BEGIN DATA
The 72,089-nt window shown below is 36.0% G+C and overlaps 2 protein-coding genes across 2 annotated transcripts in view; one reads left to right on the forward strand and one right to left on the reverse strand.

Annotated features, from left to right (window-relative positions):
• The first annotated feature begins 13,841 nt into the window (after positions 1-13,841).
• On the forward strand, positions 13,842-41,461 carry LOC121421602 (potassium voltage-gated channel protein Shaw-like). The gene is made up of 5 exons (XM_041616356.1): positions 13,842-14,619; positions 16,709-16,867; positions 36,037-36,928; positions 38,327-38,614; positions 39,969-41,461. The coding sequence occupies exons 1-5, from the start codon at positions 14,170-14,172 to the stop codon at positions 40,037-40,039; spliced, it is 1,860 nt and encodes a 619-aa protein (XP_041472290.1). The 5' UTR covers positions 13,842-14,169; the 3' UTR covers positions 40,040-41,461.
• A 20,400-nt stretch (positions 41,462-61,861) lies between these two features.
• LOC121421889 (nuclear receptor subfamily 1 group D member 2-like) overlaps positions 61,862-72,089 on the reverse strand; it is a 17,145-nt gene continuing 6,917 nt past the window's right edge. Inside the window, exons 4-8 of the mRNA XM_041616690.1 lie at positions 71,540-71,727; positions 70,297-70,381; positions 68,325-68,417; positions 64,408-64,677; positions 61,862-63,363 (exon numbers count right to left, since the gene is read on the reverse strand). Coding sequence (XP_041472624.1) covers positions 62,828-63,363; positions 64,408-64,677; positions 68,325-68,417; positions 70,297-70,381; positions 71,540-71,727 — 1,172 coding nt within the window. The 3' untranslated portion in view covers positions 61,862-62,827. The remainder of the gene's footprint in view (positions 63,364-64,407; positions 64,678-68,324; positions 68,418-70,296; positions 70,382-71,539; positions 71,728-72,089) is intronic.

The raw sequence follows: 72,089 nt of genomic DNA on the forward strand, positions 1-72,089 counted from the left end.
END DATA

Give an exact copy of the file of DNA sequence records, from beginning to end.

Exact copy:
The 72,089-nt window shown below is 36.0% G+C and overlaps 2 protein-coding genes across 2 annotated transcripts in view; one reads left to right on the forward strand and one right to left on the reverse strand.

Annotated features, from left to right (window-relative positions):
• The first annotated feature begins 13,841 nt into the window (after positions 1-13,841).
• On the forward strand, positions 13,842-41,461 carry LOC121421602 (potassium voltage-gated channel protein Shaw-like). The gene is made up of 5 exons (XM_041616356.1): positions 13,842-14,619; positions 16,709-16,867; positions 36,037-36,928; positions 38,327-38,614; positions 39,969-41,461. The coding sequence occupies exons 1-5, from the start codon at positions 14,170-14,172 to the stop codon at positions 40,037-40,039; spliced, it is 1,860 nt and encodes a 619-aa protein (XP_041472290.1). The 5' UTR covers positions 13,842-14,169; the 3' UTR covers positions 40,040-41,461.
• A 20,400-nt stretch (positions 41,462-61,861) lies between these two features.
• LOC121421889 (nuclear receptor subfamily 1 group D member 2-like) overlaps positions 61,862-72,089 on the reverse strand; it is a 17,145-nt gene continuing 6,917 nt past the window's right edge. Inside the window, exons 4-8 of the mRNA XM_041616690.1 lie at positions 71,540-71,727; positions 70,297-70,381; positions 68,325-68,417; positions 64,408-64,677; positions 61,862-63,363 (exon numbers count right to left, since the gene is read on the reverse strand). Coding sequence (XP_041472624.1) covers positions 62,828-63,363; positions 64,408-64,677; positions 68,325-68,417; positions 70,297-70,381; positions 71,540-71,727 — 1,172 coding nt within the window. The 3' untranslated portion in view covers positions 61,862-62,827. The remainder of the gene's footprint in view (positions 63,364-64,407; positions 64,678-68,324; positions 68,418-70,296; positions 70,382-71,539; positions 71,728-72,089) is intronic.

The raw sequence follows: 72,089 nt of genomic DNA on the forward strand, positions 1-72,089 counted from the left end.